By Tom Collins

In the 1880s, Prescott had only one “opera house,” the tiny theater on the second floor of the building designed and constructed by James Howey in 1879. Levi Bashford bought the building in 1880 and, in 1887, created a theater with a stage only 10 feet deep and about 30 feet wide.  The seating capacity was about 250.  Despite the cramped quarters, professional theater troupes occasionally performed there.

One such troupe was the renowned San Francisco Grismer-Davies Company, headed by the most respected duo in the city:  Joseph R. Grismer and his lovely wife, Phoebe Davies.  They arrived in Prescott via the Atlantic & Pacific Railway in January 1888 and presented a trio of melodramas:  The Streets of New York, The Wages of Sin, and Called Back.

A Civil War veteran on the Union side, Grismer became the leading man at the prestigious Baldwin Theatre in San Francisco.  There he met Phoebe Davies, a Welsh-born actress who played everything from Shakespeare to Boucicault.  He married her in 1883 and organized a company wherein the two shared credit as joint stars in a vast repertoire of plays through 1898.  

The beloved couple’s Prescott engagement—January 30-31 and February 1, 1888— commenced with Grismer’s dramatization of Hugh Conway’s popular novel, Called Back.  It told the story of Mr. Gilbert Vaughan (Grismer), a wealthy but blind Londoner who unwittingly stumbles into a strange house while a murder is being committed there.  The victim’s sister, Pauline (Phoebe Davies), is so traumatized by the crime that she loses her senses. Vaughan regains his eyesight and strives to restore Pauline’s sanity and bring to justice the villains who caused her affliction.

In Boucicault’s sensational melodrama, The Streets of New York, Grismer played Badger, the bank clerk who helps to bring down the unscrupulous New York banker, Gideon Bloodgood.  Davies played Alida Bloodgood, the villain’s selfish, egotistical daughter, who steals the heart of the naive young hero, Mark Livingstone.   She squeezes a marriage proposal out of him before he realizes how vain and contemptible she is and how much he loves Lucy Fairweather, a poor girl who struggles to support her aged and sick mother.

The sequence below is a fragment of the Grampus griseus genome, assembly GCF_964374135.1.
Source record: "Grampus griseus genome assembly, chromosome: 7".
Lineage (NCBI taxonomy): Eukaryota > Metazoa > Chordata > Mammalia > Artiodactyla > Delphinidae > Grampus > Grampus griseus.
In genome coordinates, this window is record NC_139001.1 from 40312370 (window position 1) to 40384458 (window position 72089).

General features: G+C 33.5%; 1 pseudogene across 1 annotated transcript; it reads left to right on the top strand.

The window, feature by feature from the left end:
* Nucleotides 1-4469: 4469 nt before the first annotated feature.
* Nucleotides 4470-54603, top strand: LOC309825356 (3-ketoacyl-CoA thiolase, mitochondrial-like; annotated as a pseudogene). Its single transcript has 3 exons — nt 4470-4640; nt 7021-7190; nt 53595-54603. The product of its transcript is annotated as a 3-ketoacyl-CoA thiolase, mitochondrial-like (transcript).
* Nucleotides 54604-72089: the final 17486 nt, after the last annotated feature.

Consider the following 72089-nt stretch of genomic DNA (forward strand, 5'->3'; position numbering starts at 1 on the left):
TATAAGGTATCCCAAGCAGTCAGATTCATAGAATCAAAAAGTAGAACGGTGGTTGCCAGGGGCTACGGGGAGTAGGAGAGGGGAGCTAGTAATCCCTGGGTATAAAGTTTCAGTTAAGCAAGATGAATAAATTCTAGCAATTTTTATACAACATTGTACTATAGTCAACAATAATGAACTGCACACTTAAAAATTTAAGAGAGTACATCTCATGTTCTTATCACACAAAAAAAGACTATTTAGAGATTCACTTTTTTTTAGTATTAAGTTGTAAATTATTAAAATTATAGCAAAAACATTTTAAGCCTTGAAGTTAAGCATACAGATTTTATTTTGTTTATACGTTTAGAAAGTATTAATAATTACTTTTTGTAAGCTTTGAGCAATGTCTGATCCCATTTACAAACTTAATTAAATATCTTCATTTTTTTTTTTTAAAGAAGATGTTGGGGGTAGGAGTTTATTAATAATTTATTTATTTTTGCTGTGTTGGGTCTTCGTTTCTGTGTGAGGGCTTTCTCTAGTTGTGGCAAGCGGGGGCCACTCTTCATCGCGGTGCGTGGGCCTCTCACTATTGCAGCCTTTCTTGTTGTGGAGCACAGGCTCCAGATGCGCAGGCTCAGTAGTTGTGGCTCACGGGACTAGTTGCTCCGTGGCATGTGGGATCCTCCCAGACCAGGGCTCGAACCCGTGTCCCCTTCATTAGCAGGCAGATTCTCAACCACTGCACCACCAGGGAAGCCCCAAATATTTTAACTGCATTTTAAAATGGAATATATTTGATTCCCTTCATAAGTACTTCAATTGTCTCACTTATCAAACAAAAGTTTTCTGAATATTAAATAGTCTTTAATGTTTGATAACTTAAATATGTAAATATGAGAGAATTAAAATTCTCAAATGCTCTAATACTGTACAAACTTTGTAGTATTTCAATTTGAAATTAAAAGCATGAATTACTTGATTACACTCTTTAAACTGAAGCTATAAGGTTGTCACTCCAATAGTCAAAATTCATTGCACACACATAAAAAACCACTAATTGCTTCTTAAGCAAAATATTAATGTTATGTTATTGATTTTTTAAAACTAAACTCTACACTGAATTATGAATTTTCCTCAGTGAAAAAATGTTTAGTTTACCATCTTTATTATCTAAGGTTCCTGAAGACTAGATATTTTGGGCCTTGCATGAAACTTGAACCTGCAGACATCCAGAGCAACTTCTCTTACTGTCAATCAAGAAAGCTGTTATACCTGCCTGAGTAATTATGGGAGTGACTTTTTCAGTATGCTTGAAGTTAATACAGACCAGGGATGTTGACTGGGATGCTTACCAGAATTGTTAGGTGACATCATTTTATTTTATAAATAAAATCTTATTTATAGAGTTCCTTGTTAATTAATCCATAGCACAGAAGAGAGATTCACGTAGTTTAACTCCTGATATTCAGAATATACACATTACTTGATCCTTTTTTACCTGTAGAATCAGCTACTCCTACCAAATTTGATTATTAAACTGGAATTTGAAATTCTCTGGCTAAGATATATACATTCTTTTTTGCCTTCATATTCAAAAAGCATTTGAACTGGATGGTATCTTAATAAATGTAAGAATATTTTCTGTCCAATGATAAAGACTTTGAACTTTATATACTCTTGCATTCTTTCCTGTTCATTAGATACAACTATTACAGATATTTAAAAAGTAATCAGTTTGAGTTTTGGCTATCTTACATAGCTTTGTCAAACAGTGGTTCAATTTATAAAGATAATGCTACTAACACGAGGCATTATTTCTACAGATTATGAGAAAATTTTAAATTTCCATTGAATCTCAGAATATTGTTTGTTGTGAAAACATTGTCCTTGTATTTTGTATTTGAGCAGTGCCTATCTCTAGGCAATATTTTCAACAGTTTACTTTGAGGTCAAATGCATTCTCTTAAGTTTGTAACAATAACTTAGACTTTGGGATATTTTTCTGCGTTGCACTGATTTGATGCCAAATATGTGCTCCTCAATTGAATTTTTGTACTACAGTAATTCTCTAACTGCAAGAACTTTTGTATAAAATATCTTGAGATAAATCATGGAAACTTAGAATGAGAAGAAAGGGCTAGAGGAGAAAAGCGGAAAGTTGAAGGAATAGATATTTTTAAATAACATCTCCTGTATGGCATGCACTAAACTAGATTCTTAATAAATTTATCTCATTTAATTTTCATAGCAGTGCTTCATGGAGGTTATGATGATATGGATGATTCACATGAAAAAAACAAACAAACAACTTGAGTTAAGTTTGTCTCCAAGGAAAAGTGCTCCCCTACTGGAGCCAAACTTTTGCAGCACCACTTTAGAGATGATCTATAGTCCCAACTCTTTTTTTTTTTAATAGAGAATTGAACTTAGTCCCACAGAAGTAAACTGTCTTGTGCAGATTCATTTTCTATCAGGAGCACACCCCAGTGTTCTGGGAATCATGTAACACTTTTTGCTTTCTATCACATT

This drama was too spectacular to be contained on the stage of the Prescott Opera House.  The great “sensation” scene, where the hero and firemen rescue Lucy and her mother from a blazing tenement building, fell flat.  Grismer and Davies had roles in Badger and Alida that showcased their talents to the utmost, but the play failed to impress the people of Prescott. 

Frank Harvey’s melodrama, The Wages of Sin, tells the story of Ruth, an orphaned ward who consents to marry the villain, Harry Wentworth, because she is convinced that the man she truly loves, George Brand (Grismer), has betrayed a poor girl. Wentworth treats his wife badly, drives her to starvation and crime and abandons her. Finally, when she hunts him down to bring him to justice, he tries to kill her.  But her true love comes to her rescue.  Miss Davies’ pathetic rendering of the worse-than-injured wife was exceptional and brought tears to many an eye.  Mr. Grismer’s hero was perfect.

An amusing commentary from the Arizona Journal-Miner exposed the prudish Victorian attitude towards the theatrical profession: “Mr. and Mrs. Grismer (Miss Davies) are not only great favorites on the stage, wherever they play, but combined with the genius and ability of good players, they are possessed of the polished manners and refined culture of a perfect lady and gentleman, which win for them, not only the respect, but the love of those with whom they become acquainted, and they form a happy illustration of the fact, that their chosen profession is not incompatible with leading a life of purity, sobriety and refinement to those who desire to do so.” (Feb. 8, 1888)

Tom Collins is the author of several books on the theater in Territorial Arizona. This article is a preview of a presentation he will make at the sixteenth Annual Western History Symposium that will be held at the Prescott Centennial Center on August 3rd. The Symposium is co-sponsored by the Sharlot Hall Museum and the Prescott Corral and is open to the public free of charge. For more details, call the Museum at 445-3122 or visit the sponsors’ websites at and

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